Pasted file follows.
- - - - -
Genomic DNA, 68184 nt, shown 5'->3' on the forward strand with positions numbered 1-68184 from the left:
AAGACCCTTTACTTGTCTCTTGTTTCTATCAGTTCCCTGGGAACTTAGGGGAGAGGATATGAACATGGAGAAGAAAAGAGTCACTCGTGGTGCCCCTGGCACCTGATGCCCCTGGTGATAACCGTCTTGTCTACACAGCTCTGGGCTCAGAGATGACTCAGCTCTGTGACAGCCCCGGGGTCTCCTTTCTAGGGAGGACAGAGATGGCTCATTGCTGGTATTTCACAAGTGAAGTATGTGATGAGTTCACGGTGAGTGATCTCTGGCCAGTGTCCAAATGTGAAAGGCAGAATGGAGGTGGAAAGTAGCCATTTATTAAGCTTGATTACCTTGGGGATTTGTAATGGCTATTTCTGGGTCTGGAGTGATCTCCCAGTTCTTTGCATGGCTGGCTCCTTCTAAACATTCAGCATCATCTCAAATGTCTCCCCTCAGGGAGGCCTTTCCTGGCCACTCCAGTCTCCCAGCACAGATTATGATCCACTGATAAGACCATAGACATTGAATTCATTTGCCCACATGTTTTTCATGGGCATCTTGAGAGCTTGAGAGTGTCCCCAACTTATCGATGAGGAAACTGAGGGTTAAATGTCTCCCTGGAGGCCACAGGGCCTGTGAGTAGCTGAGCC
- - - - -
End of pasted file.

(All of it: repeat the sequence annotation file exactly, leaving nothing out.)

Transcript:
Genomic DNA, 68184 nt, shown 5'->3' on the forward strand with positions numbered 1-68184 from the left:
AAGACCCTTTACTTGTCTCTTGTTTCTATCAGTTCCCTGGGAACTTAGGGGAGAGGATATGAACATGGAGAAGAAAAGAGTCACTCGTGGTGCCCCTGGCACCTGATGCCCCTGGTGATAACCGTCTTGTCTACACAGCTCTGGGCTCAGAGATGACTCAGCTCTGTGACAGCCCCGGGGTCTCCTTTCTAGGGAGGACAGAGATGGCTCATTGCTGGTATTTCACAAGTGAAGTATGTGATGAGTTCACGGTGAGTGATCTCTGGCCAGTGTCCAAATGTGAAAGGCAGAATGGAGGTGGAAAGTAGCCATTTATTAAGCTTGATTACCTTGGGGATTTGTAATGGCTATTTCTGGGTCTGGAGTGATCTCCCAGTTCTTTGCATGGCTGGCTCCTTCTAAACATTCAGCATCATCTCAAATGTCTCCCCTCAGGGAGGCCTTTCCTGGCCACTCCAGTCTCCCAGCACAGATTATGATCCACTGATAAGACCATAGACATTGAATTCATTTGCCCACATGTTTTTCATGGGCATCTTGAGAGCTTGAGAGTGTCCCCAACTTATCGATGAGGAAACTGAGGGTTAAATGTCTCCCTGGAGGCCACAGGGCCTGTGAGTAGCTGAGCC